Friday, August 30, 2019

He can fly and is rich, but I'm still not sure he'd be my first call for help...

I know I flipped through the first issue on the spinner rack because of the guest-stars, but after that Dazzler was completely off my radar. I must've had to flip past it when I looked through everything, but looking at some of the covers they didn't seem familiar at all. And up until this issue, they were fairly straightforward super-hero numbers, just with a female lead. I wonder if I would've noticed, or appreciated, this one: from 1983, Dazzler #27, "Fugitive!" Story and art by Frank Springer, inks by Vince Colletta, cover by Bill Sienkiewicz.

This was the first of nine issues Sienkiewicz did covers for, although he did return to ink Paul Chadwick's cover for her final issue. And it's a gorgeous cover, even if it has nothing to do with the interior: Alison Blaire, Dazzler, is incognito in a black wig and on the run with her half-sister, Lois London. Lois was also a mutant, and had accidentally killed a mugger with her melty-hands power; now Alison was "'accessory after the fact,' or is it 'aiding and abetting'? Whatever..." She thinks back on the villains she had faced in her book's run, and the friends she had made, particularly Warren Worthington III, the Angel. But, on the bus to California, she gets an unpleasant surprise when she asks a hooded passenger the time: it's her old foe, Rogue!

Dazzler finds a boom-box, to generate enough sound for her powers, but Rogue smashes it; then steals Lois's power, and melts Dazzler's face! Terrified, perhaps dying, Dazzler channels a the sound from passing truck's horn into a light-blast, knocking out Rogue...and blinding the driver, who goes off a cliff! Luckily, this was just a dream, although Alison does the cliché wake-up scream on the bus, which would probably be embarrassing if she wasn't scrambling for a mirror to make sure she was "...all right! Alive! Pretty!" She wouldn't know, but Rogue was currently in Westchester: this issue was the same month as Uncanny X-Men #171! When much later they were both on the team, it took a long time for Dazzler to accept Rogue; she may have even held this one against her.

At a motel, Alison tells Lois they may have to return and "face the law," but they're interrupted by a knock on the door: someone left a note, with photos of Lois's mugging. Lois freaks out a bit, since that may have meant they were being watched even then, but Alison calls the blackmailer's number, and instead of being hit up for money, they're given a job: murder! Alison plays along, but makes another phone call hoping to reach some back-up.

In a rich neighborhood, Alison and Lois are supposed to kill someone in bed, then rob the joint; but when Alison calls out for Warren the blackmailer appears, dressed like a taller version of the Penguin. (The coloring and stripes match! Also, Alison recognized his voice.) The Angel swoops in through an open window, and is promptly shot; while Alison finds a TV and turns it on full blast: since this is the second time she's done this in this issue, I suspect this was not unlike the Sub-Mariner always having to find water to turn the tide of his fights. Zapping the blackmailer, she then tends to Angel; while Lois looks at the drugged man they were supposed to kill, and they know each other...somehow, it's not gone into here!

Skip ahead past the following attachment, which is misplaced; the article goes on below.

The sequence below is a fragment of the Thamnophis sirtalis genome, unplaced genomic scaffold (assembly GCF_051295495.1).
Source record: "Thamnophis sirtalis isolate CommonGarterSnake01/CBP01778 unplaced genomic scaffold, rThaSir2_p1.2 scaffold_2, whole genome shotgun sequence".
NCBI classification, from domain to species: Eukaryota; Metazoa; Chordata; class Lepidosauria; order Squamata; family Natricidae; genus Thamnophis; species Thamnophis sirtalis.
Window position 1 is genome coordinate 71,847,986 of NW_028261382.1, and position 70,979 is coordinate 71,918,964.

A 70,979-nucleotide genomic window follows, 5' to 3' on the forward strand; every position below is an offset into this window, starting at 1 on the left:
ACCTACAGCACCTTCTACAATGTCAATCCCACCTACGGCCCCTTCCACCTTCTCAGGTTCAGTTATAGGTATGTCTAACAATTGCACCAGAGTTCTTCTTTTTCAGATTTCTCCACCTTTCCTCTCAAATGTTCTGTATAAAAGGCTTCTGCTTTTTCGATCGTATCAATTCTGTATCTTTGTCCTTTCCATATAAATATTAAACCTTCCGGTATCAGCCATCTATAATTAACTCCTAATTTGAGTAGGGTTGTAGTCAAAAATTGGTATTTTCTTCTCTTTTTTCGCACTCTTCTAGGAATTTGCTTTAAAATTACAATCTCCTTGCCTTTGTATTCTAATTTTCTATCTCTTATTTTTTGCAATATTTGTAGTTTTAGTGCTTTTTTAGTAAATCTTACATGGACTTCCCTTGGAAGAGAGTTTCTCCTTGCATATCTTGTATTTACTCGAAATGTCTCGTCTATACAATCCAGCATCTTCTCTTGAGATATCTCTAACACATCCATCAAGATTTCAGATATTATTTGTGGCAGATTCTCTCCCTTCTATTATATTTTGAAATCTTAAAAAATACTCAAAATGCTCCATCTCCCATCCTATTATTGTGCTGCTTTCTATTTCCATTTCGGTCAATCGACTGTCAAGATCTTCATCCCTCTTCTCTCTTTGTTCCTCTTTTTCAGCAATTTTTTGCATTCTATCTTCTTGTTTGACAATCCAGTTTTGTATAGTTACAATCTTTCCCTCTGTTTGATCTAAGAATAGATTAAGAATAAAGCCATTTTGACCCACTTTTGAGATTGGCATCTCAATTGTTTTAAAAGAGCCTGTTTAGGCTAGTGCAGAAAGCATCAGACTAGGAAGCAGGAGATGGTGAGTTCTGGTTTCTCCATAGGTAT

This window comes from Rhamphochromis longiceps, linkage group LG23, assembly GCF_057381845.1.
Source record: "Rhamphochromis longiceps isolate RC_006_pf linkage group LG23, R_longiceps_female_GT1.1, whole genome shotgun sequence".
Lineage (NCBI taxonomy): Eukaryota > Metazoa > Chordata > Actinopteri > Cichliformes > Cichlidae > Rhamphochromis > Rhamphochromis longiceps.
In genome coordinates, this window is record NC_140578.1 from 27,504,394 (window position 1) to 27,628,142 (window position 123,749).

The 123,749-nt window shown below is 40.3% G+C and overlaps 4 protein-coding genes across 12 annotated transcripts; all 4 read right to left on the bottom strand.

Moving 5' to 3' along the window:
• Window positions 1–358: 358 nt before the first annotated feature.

The above page bothers me a little, but is pretty typical comic book fight scene shenanigans: Angel would have to be moving at a pretty good clip just to stay airborne; he couldn't hover like a hummingbird. No one should have time to say more than "FFF--!" if that long, before he would have smashed into the blackmailer. I'm also not sure he could just swoop through that window. In the same vein, the bus is drawn as roomier than an aircraft carrier; but that was a dream sequence.

The letters page mentions Dazzler had gone bi-monthly, because it was a special book and needed the extra time. I'm not sure if I buy that...maybe for the covers, though.
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Thursday, August 29, 2019

The quantity of Bat-deaths is to cover some other, Bat-death deficient chapters.

Man, I bought a couple more issues of the "Batman Dies!" event a while back...then buried them in a pile. So far we've seen Catwoman #89, Batman #586, and Nightwing #52, and today we're up to Robin #85, "Fool's Errand" Written by Chuck Dixon, pencils by Pete Woods, inks by Jesse Delperdang.

Unlike the Harley Quinn chapter in Catwoman #89, this one does feature a pile of Batman 'deaths,' but most of the focus is on Robin. Somewhat surprisingly, even though it's Robin's comic, but because the story is being told by the Joker! In an observation cell in Arkham, he wonders if Batman should be putting a child in frankly horrific danger, although less out of concern and more because he wants to be the one to kill him. After all, he'd done it before. Joker had long ago realized the first Robin had grown up, but didn't seem to know (or perhaps care) what had happened to him. When the second, "edgier" Robin showed up, Joker made sure he was the one who got to kill him, but then felt like he was going through the motions, in a rut. Until the third Robin--Tim--showed up.

That creates a momentary crisis of faith for Joker--how many times was he gonna have to kill that kid? But he realizes, there were at least three Robins. And if that's the case...maybe there's been more than one Batman. Maybe the Joker actually had killed him--maybe even more than once! That happy thought is undermined by the fact that Robin had actually beat the Joker, without any help from Batman. The idea of Batman's extended Bat-family agitates Joker more than usual, and he smashes a one-way glass window to reveal he was being Robins! They're everywhere! (It's not entirely the same, but Dixon did this bit better with the Riddler!)

Hmm. Three issues left of "Batman Dies!" and I know I have one. Which will it be?
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Wednesday, August 28, 2019